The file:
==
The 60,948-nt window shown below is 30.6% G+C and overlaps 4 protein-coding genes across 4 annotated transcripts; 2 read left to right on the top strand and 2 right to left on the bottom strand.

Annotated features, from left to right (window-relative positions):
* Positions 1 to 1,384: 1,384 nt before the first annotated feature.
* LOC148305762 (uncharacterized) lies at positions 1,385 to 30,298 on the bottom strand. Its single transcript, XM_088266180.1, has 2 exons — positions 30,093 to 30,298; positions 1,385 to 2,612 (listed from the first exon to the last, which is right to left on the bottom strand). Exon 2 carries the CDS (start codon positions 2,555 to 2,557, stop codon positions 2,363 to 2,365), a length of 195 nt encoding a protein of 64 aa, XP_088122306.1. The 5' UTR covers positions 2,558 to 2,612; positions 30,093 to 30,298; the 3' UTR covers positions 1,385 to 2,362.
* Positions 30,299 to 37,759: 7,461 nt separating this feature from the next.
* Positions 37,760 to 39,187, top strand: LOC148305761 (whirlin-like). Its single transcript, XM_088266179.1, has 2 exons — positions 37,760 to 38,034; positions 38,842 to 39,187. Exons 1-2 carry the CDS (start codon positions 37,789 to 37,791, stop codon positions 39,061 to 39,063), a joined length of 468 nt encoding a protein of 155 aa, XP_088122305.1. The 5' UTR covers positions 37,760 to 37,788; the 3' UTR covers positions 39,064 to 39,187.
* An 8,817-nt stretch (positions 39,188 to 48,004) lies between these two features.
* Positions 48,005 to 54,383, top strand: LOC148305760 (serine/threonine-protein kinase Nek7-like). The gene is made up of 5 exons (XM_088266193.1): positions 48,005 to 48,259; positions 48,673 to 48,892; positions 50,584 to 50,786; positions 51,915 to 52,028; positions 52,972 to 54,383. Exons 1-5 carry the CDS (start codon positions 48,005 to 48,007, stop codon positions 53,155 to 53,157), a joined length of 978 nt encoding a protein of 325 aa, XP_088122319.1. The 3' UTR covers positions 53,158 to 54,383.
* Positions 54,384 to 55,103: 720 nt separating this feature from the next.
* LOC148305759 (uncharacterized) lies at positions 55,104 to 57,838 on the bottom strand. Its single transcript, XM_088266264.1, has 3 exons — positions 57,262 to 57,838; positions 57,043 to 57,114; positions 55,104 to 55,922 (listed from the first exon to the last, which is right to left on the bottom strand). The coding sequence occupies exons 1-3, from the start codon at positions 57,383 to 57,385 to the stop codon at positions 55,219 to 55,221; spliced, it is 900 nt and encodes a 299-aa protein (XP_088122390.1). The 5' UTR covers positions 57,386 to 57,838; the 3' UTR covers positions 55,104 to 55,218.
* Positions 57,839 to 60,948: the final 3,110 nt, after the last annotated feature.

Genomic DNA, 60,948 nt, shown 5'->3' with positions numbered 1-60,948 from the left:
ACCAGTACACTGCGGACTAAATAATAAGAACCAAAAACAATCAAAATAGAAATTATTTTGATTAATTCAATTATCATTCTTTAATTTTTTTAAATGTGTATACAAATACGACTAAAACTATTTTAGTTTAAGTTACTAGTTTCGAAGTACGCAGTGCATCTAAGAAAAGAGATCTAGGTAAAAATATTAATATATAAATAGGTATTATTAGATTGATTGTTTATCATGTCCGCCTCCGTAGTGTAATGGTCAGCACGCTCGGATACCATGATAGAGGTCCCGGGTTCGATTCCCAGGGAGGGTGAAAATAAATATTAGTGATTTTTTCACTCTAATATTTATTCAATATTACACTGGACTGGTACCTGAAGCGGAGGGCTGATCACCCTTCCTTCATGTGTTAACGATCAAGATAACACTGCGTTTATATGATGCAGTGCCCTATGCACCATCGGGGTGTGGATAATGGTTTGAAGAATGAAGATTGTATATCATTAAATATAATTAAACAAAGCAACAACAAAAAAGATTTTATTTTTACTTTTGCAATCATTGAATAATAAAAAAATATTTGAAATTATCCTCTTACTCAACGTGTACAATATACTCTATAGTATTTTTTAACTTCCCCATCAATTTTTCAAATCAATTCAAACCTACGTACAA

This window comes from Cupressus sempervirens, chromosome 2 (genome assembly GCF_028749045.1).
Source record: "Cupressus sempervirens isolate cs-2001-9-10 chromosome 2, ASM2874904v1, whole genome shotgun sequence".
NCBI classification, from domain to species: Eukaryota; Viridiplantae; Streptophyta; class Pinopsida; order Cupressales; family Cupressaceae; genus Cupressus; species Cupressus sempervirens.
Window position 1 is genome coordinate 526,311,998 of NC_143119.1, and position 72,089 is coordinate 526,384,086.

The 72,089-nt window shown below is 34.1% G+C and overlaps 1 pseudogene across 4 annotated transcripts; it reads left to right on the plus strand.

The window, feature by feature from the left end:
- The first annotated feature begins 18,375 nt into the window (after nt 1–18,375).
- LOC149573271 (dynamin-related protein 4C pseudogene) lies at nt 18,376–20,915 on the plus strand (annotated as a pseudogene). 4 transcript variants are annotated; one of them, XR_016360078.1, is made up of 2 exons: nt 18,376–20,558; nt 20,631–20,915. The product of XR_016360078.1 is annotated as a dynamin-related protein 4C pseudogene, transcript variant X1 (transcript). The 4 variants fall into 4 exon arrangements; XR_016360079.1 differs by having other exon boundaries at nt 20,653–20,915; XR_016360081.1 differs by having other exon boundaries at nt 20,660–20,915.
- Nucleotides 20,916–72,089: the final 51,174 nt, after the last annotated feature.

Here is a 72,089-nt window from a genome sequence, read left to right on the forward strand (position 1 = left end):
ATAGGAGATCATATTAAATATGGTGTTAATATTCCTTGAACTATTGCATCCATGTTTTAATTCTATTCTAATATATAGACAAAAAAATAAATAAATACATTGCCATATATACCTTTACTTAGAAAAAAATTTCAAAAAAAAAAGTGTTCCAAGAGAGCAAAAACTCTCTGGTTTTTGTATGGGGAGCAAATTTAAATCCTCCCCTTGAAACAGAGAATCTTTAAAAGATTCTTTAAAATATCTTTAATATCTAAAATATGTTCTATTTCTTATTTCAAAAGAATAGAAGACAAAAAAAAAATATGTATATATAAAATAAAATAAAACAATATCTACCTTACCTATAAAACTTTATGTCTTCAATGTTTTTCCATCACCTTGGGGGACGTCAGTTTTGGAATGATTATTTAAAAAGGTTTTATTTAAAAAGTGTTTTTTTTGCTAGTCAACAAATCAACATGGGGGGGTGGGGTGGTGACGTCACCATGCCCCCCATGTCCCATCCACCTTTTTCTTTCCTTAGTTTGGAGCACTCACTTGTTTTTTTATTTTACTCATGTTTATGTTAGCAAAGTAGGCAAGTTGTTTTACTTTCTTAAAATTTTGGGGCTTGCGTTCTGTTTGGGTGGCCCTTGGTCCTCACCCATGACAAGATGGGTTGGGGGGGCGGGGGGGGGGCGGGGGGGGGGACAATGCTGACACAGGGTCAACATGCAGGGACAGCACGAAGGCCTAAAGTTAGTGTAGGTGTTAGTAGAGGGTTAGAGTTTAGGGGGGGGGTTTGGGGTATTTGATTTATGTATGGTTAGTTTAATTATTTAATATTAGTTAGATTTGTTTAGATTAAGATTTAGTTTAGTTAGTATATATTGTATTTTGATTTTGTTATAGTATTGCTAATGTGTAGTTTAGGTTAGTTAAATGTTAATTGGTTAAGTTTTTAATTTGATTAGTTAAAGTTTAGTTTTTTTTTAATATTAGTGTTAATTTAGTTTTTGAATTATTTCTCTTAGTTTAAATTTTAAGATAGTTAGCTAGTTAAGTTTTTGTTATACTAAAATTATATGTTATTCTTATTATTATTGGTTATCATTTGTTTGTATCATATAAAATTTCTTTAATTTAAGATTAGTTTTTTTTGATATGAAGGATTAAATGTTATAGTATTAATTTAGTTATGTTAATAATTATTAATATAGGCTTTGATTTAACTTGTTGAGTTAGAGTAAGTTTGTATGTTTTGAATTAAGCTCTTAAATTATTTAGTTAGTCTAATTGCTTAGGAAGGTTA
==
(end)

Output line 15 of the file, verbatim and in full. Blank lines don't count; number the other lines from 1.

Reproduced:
Source record: "Cupressus sempervirens isolate cs-2001-9-10 chromosome 2, ASM2874904v1, whole genome shotgun sequence".